10. In Mabel Head v. Kathleen Guest, ILR (1944) Bom 716: (AIR 1945 Bom 43) (N), it was held that a non-dependant could be validly nominated even if there was a dependant in existence. That case also followed Ma Kyway v. Ma Mi Lay (G) (cit. Sup.). In Komalsingh Kuwarsing v. Krishnabai Kunjalsing, ILR (1946) Bom 146: (AIR 1946 Bom 304) (O), it was laid down that a non-dependant could be nominated and the nominee, whether a non-dependant or a dependant, received the fund absolutely for his own benefit and not for the benefit of the dependants of the subscriber.
In that case the subscriber's brother was the nominee and the widow was claiming the amount either wholly or partially. Reliance was placed on Ma Kyway v. Ma Mi Lay (G) (cit. sup.), ILR 59 Bom 475: (AIR 1935 Bom 234) (M), ILR (1944) Bom 716: (AIR 1945 Bom 43) (N) and AIR 1939 Mad 489 (J). The learned Judges observed as follows:
'On the view taken by the trial Court the word 'absolutely' in Section 5 would be meaningless. If the nominee is only to recover the amount and hand it over to the dependant, then there is no propriety in nominating a non-depend an I. ...... Where, therefore, the rules do not prohibit nomination in favour of those who are not dependants, a nominee, though not a dependant, takes an absolute interest in the fund, though he may not be entitled to the benefit of Section 3(2).'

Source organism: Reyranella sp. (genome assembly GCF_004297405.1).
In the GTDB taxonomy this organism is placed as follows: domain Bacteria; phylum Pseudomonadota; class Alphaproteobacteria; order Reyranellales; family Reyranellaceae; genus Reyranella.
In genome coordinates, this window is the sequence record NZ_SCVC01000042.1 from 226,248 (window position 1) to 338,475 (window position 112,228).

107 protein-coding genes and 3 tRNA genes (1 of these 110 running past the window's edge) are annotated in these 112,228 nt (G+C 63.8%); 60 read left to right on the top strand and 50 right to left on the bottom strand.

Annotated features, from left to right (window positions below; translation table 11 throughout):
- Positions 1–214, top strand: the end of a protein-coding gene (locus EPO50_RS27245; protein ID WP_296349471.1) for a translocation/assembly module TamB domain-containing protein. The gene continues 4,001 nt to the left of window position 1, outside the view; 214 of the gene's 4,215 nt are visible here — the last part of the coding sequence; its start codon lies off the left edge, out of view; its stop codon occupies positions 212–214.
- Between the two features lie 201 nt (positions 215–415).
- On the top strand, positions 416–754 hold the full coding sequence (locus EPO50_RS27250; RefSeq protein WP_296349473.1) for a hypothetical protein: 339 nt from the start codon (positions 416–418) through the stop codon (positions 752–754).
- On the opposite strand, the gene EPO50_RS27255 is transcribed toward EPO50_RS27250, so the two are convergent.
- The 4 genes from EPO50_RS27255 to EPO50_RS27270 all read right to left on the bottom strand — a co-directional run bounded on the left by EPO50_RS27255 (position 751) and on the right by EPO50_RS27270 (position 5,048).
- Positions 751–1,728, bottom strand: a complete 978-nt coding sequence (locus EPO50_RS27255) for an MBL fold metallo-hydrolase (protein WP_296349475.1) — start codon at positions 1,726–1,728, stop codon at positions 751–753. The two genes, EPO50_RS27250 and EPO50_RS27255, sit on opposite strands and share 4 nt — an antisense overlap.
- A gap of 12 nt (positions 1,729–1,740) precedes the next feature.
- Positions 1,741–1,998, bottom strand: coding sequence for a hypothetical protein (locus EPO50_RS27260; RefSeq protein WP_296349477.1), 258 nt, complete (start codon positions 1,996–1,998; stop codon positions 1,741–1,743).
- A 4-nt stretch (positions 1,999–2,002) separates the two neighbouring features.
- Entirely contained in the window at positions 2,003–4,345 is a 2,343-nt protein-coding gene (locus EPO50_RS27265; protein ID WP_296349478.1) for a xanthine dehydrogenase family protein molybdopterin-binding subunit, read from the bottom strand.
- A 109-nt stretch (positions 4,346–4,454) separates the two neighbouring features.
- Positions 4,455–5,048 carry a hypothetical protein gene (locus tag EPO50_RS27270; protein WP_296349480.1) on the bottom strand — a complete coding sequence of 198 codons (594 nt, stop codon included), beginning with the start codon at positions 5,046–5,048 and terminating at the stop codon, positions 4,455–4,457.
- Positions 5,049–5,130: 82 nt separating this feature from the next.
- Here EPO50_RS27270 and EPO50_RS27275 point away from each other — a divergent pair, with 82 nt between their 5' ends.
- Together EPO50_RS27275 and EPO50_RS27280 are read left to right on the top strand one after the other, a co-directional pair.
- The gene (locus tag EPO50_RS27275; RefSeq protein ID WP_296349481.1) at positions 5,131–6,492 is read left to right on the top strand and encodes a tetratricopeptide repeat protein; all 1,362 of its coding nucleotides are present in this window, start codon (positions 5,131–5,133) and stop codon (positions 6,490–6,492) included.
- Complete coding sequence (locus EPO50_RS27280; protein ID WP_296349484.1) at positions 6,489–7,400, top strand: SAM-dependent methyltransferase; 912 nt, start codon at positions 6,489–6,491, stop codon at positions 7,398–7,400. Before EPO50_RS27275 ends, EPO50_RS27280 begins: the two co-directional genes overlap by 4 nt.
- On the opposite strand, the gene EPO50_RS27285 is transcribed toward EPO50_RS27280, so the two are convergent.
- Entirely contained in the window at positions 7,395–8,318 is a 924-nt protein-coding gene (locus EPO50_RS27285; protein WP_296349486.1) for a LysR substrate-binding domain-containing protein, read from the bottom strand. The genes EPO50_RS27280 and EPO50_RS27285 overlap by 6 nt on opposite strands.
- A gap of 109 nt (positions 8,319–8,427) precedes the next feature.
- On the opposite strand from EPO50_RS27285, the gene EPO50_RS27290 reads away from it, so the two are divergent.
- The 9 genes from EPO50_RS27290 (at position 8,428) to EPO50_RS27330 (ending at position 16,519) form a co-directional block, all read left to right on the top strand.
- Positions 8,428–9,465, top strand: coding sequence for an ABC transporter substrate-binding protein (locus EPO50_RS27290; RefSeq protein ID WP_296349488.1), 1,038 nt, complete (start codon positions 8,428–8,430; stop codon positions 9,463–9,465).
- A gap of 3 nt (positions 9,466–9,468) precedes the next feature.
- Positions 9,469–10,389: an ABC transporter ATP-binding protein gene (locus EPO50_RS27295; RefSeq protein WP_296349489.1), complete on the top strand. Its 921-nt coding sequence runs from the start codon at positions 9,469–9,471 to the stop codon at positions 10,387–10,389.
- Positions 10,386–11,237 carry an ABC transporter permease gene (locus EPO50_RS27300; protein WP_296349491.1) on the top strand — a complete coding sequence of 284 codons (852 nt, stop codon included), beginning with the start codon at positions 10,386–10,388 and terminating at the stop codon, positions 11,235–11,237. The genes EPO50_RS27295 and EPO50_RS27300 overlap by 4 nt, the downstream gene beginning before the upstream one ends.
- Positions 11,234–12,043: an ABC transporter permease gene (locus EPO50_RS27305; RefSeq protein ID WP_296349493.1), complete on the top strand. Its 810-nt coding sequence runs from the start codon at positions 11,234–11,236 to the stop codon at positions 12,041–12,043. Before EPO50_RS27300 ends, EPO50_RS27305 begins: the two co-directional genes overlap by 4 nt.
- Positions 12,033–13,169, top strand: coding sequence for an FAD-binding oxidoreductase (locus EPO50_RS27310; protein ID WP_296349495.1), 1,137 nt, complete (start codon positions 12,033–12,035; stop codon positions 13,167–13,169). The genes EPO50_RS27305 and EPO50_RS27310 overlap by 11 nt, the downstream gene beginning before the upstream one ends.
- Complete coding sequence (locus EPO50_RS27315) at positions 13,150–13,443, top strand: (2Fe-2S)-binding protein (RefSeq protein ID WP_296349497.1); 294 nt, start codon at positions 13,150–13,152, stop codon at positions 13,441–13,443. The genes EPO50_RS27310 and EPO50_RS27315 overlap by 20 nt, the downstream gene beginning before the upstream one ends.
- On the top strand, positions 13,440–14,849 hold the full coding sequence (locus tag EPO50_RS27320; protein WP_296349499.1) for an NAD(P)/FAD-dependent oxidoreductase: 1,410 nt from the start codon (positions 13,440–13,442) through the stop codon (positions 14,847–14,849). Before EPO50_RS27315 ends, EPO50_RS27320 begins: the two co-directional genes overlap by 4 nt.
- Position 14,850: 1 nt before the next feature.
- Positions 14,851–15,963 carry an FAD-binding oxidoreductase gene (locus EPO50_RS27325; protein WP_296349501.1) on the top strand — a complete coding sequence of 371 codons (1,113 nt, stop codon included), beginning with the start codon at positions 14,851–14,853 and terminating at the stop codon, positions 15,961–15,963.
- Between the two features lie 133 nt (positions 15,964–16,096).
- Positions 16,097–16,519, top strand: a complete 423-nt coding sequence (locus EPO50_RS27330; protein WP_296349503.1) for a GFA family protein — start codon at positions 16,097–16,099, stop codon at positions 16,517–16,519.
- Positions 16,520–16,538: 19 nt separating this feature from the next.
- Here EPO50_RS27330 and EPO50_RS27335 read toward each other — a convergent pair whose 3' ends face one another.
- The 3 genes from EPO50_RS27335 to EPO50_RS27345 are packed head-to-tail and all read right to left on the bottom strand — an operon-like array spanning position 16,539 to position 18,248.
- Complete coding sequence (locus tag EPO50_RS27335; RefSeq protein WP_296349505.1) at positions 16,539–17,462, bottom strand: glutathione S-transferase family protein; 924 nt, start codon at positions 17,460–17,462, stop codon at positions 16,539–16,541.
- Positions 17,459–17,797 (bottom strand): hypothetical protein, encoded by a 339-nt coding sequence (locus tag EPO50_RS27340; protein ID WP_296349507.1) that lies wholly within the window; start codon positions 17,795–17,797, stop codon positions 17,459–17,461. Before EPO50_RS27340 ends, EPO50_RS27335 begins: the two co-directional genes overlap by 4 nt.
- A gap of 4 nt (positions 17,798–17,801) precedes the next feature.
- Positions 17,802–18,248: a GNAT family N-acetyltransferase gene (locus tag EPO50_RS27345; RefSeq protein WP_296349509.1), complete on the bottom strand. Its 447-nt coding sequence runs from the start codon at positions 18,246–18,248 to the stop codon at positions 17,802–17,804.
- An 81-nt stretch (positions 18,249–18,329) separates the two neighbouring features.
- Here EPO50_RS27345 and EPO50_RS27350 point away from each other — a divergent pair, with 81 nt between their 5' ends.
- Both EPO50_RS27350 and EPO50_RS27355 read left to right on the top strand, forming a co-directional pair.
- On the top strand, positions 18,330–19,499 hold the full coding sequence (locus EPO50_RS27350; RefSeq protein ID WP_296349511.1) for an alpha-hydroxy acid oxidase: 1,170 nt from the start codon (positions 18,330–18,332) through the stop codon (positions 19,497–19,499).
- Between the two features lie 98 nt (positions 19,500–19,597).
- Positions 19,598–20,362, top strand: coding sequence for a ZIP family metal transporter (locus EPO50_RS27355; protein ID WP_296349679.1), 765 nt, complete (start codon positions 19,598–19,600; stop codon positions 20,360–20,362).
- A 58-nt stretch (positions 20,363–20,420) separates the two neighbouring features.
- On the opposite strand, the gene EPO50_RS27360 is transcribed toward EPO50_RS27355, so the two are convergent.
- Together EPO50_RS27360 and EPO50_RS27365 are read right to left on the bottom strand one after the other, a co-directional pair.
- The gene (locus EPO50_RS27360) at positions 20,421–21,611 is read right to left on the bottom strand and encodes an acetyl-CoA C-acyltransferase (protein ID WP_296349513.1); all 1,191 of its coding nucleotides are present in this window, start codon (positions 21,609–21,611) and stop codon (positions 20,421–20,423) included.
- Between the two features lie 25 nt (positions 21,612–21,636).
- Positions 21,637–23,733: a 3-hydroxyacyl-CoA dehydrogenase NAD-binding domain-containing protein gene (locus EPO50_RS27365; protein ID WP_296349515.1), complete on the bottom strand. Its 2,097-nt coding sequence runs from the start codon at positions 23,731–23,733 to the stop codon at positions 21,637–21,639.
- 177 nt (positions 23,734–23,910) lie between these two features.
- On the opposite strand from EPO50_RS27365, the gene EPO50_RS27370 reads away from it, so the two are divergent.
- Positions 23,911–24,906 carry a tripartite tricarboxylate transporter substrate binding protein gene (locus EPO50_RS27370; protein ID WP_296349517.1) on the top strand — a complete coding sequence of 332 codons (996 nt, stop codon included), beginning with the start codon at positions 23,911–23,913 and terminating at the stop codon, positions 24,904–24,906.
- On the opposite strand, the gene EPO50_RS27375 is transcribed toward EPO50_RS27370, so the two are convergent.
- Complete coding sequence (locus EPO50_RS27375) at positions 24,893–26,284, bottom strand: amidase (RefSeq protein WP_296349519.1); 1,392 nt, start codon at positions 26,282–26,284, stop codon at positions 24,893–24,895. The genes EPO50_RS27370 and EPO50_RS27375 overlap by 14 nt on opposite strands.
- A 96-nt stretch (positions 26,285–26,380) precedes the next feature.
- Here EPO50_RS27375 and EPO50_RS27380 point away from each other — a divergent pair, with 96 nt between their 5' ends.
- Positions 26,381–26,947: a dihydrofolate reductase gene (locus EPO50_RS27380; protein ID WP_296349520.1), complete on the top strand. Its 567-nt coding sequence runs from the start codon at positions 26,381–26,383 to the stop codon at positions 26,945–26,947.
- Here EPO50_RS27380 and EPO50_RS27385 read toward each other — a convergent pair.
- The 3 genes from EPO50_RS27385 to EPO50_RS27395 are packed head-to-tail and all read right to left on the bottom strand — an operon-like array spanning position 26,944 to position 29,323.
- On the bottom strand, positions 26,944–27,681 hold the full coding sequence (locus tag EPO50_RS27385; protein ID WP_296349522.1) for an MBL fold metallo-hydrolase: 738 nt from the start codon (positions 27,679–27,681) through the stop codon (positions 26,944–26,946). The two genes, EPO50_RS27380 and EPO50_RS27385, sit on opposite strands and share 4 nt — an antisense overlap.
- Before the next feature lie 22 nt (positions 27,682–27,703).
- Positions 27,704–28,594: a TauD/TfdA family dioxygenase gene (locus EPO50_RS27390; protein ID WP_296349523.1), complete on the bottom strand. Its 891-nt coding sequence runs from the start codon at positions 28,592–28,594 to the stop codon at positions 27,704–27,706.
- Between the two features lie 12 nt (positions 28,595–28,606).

The learned Judges on that occasion dissented from ILR (1940) 1 Cal 476: (AIR 1940 Cal 395) (B); Amna Khatoon v. Abdul Karim, AIR 1937 All 562 (P); Hayatuddin v. Mst. Rehiman, AIR 1935 Sind 73 (Q); Hardial Devi Ditt v. Janki Das, AIR 1928 Lah 773 (R); Annai v. Awabai, AIR 1924 Sind 57 (S) and Mt. Hurmat Bibi v. Mt. Kaz Banu, AIR 1932 Sind 115 (T).
11. In Mohammad Naim v. Mst. Munim-un-Nessa, ILR 11 Luck 611: (AIR 1936 Oudh 32) (FB) (U), there was difference of opinion between Shrivastava J. and Ziaul Hasan J. King C.J. who heard the case as a third Judge, laid down that the nominee under the declaration of the depositor was entitled not only to realise the deposit but to receive and appropriate it to his own use and benefit free from any charge or attachment or liability enforceable by other heirs or creditors.
Ziaul Hasan J., however, said that the right was to receive the money and no more. Srivastava J. in his opinion had observed that the personal law was wiped out and the benefit was conferred on the nominee absolutely. According to him, the nominee became entitled to the amount absolutely and was not given an absolute right merely to realize it. King C.J. observed that the word 'absolutely' suggested that the recipient was deemed to be en-titled to receive the money free from any charge or attachment or liability enforceable by other heirs or by creditors.